Use of visual CO2 feedback as a retrofit solution for improving classroom air quality

Pawel Wargocki, Nuno Alexandre Faria Da Silva

Research output: Contribution to journalJournal articleResearchpeer-review


Carbon dioxide (CO2) sensors that provide a visual indication were installed in classrooms during normal school operation. During 2-week periods, teachers and students were instructed to open the windows in response to the visual CO2 feedback in 1week and open them, as they would normally do, without visual feedback, in the other week. In the heating season, two pairs of classrooms were monitored, one pair naturally and the other pair mechanically ventilated. In the cooling season, two pairs of naturally ventilated classrooms were monitored, one pair with split cooling in operation and the other pair with no cooling. Classrooms were matched by grade. Providing visual CO2 feedback reduced CO2 levels, as more windows were opened in this condition. This increased energy use for heating and reduced the cooling requirement in summertime. Split cooling reduced the frequency of window opening only when no visual CO2 feedback was present.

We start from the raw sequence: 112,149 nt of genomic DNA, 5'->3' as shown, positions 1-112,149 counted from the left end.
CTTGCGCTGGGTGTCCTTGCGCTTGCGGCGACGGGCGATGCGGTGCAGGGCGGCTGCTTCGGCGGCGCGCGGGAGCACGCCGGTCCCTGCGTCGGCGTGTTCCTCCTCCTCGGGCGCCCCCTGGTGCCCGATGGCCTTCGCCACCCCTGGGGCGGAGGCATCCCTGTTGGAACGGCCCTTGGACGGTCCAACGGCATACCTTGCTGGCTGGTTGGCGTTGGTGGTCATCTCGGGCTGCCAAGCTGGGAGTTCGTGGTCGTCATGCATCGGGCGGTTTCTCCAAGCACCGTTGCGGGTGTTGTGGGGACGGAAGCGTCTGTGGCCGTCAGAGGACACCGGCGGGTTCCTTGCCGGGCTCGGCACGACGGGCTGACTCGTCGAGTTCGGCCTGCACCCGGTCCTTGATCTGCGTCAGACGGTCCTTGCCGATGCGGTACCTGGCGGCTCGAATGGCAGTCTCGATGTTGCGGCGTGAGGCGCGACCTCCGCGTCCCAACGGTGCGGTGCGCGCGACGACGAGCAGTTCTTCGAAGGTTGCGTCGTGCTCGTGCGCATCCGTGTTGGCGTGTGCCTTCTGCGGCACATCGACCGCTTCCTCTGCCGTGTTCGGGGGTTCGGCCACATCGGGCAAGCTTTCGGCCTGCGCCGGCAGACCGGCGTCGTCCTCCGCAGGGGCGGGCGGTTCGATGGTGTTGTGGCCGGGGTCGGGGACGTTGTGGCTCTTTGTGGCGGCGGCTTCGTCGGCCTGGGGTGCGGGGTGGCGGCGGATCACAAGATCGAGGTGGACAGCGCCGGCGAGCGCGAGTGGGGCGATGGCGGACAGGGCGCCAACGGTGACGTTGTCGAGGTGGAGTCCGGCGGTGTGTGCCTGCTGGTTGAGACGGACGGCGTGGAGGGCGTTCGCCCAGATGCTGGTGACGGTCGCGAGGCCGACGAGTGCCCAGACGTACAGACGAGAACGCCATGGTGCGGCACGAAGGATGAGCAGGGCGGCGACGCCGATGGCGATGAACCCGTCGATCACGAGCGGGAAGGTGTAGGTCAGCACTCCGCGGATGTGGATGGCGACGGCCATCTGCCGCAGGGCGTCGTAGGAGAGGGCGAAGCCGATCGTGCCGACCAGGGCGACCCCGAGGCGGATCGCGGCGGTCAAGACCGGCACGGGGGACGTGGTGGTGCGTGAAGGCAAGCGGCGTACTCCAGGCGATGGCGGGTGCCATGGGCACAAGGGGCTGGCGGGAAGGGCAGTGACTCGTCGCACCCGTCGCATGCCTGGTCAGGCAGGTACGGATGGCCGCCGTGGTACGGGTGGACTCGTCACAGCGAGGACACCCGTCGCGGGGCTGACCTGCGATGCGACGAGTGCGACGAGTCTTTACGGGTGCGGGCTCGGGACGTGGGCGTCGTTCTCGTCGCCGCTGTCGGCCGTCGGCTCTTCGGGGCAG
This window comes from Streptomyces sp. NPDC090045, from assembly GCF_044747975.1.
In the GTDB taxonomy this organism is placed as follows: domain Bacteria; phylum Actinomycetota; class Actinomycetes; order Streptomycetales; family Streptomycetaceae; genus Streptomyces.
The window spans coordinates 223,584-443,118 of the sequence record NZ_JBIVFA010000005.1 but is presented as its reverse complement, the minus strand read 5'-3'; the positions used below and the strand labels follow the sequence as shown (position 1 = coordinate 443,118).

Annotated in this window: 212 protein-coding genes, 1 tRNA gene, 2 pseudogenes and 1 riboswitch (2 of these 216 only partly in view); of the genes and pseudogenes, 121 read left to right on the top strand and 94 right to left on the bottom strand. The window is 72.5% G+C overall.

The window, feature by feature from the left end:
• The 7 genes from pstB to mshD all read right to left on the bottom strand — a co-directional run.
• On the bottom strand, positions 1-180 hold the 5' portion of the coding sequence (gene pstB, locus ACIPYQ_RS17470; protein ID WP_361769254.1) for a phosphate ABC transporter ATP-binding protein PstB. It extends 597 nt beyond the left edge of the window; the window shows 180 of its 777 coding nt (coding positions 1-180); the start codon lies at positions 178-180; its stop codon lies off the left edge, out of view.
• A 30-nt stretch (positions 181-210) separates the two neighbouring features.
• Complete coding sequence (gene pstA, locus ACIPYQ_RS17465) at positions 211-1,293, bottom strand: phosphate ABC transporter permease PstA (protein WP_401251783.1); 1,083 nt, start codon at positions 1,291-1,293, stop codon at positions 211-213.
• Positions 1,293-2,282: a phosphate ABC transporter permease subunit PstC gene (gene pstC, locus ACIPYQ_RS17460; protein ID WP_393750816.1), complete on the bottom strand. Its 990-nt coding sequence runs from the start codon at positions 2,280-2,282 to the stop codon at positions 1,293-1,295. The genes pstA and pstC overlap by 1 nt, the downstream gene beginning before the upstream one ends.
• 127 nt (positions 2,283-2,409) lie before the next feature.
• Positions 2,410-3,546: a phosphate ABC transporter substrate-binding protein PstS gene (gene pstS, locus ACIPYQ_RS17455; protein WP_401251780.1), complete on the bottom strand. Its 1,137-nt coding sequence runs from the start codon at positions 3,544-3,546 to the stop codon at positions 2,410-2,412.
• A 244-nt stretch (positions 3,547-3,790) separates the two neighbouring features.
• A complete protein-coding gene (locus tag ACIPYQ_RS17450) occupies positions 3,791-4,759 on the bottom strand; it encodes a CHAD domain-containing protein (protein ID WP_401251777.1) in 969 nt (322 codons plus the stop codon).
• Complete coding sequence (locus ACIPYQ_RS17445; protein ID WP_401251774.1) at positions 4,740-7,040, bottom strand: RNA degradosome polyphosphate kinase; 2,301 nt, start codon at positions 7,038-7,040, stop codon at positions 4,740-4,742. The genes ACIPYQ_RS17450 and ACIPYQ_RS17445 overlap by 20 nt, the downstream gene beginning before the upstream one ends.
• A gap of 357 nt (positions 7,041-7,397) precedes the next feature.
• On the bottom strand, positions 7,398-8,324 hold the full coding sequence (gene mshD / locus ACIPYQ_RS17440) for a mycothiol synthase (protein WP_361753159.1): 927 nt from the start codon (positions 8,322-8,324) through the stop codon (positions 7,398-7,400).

Original languageEnglish
JournalIndoor Air
Issue number1
Pages (from-to)105-114
Number of pages10
Publication statusPublished - 2015


  • Schools
  • Classrooms
  • Carbon dioxide
  • Ventilation
  • Retrofit solution
  • Energy
  • Indoor air quality

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